If ever a novel could be said to have been born in a single moment, it is The Unexpected Inheritance of Inspector Chopra. In 1997, its author Vaseem Khan was a 23-year- old management consultant, newly arrived in Mumbai on his first trip to India, and about to take up a job working with a big hotel and restaurant chain on a project to build environmentally friendly “ecotels".
Khan says:“A driver picked me up at the airport and off we went along congested roads. There were honking cars and hooting trucks and buzzing rickshaws and cows and goats and a stream of humans walking along and chattering in different dialects. And right through the middle, lumbering along, came this enormous Indian elephant with a mahout on its back. That moment crystallised India for me, on my very first day there.” When Khan came to write his début novel some years later, an elephant “gatecrashed the party. Almost from the very beginning, Ganesha was in the back of my mind, demanding to be included”.
The novel opens on the day that upstanding Inspector Ashwin Chopra unwillingly takes early retirement from the Mumbai police force. It is also the day he takes delivery of his unexpected inheritance: a baby elephant sent to him by his enigmatic Uncle Bansi. “This is no ordinary elephant”, advises Bansi in his mysterious accompanying letter. And so the creature proves. Ganesha—as the endearing and tenacious baby pachyderm is soon named—and Chopra find themselves investigating their first case together: that of a drowned boy whose suspicious death no one seems to care about solving.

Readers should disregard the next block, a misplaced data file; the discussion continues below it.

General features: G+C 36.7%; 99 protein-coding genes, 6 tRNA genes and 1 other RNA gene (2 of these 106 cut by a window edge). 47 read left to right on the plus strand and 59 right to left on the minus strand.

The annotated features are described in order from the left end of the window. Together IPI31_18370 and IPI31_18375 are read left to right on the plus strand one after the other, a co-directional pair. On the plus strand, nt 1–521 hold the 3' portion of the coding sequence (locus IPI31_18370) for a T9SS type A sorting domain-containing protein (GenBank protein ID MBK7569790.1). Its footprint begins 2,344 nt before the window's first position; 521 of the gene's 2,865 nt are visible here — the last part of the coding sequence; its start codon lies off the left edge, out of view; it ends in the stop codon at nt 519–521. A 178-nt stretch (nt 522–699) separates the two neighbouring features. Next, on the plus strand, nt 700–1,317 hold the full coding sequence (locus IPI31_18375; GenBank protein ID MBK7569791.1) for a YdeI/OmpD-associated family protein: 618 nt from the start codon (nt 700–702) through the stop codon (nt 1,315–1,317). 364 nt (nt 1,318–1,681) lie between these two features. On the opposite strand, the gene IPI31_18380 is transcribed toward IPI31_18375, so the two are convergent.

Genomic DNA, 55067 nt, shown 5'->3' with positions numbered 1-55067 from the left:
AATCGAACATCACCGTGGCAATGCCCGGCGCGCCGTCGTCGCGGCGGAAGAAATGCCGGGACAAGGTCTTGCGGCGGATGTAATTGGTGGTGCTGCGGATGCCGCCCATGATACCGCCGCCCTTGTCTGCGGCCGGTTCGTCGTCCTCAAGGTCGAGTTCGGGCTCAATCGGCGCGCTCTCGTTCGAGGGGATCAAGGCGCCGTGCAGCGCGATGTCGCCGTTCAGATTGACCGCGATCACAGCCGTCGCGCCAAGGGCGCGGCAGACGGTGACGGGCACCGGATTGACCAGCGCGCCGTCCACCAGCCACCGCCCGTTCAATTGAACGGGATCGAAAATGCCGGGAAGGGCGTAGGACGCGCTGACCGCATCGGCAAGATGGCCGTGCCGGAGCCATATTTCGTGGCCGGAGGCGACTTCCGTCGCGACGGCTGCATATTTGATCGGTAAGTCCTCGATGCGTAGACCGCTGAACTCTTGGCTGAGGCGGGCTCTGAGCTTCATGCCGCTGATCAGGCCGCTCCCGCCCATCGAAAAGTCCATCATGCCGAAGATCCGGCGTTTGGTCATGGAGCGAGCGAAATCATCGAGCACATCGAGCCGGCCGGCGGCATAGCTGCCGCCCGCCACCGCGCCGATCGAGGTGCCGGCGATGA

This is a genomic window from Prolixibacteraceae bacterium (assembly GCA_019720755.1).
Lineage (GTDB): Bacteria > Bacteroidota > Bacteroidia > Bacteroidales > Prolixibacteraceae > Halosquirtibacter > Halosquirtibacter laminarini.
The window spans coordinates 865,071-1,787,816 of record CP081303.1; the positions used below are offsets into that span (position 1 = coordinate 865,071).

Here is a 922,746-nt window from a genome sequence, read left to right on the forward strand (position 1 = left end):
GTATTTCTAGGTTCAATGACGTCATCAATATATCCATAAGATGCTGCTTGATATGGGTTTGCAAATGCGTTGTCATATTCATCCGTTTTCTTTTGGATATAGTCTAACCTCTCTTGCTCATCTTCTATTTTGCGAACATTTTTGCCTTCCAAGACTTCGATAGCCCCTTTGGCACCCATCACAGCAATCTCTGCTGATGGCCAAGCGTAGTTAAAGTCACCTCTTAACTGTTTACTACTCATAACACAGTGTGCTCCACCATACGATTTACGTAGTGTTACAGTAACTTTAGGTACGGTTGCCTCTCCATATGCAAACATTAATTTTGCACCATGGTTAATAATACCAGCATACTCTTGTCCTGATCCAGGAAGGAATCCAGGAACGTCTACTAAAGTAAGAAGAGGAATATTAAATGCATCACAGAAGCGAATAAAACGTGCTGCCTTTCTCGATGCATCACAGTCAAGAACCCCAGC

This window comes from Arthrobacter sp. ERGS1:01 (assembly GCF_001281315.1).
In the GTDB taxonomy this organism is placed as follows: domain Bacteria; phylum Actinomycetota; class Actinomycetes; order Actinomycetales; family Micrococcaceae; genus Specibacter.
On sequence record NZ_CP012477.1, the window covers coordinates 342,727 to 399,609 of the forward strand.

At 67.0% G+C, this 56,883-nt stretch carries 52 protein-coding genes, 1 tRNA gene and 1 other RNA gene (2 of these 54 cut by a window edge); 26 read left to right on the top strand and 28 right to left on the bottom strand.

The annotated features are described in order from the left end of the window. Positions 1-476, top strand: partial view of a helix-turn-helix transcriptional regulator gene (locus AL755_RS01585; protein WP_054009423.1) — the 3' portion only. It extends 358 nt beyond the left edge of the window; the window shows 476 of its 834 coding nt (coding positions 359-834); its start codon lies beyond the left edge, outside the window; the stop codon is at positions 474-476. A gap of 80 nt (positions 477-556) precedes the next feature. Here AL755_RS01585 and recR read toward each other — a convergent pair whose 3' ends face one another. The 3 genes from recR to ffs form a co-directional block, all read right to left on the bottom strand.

Had he heeded his mother, Khan—born in east London in 1973—might never have made it to Mother India. Khan’s parents had emigrated to Britain from Pakistan. “My father was always very nostalgic about India. But he was only a young boy when he moved to Pakistan, across the newly created border at the time of partition. My mother, however, was born in Pakistan in 1947 after partition so sadly she grew up with this legacy of Pakistan and India being forever at loggerheads with each other. Growing up in the UK, we did watch Bollywood films. So it wasn’t that we were completely distanced from Indian culture, but when it came to politics—or to cricket, which is the proxy for politics in the subcontinent—it was as though it was a battle: Pakistan versus India.”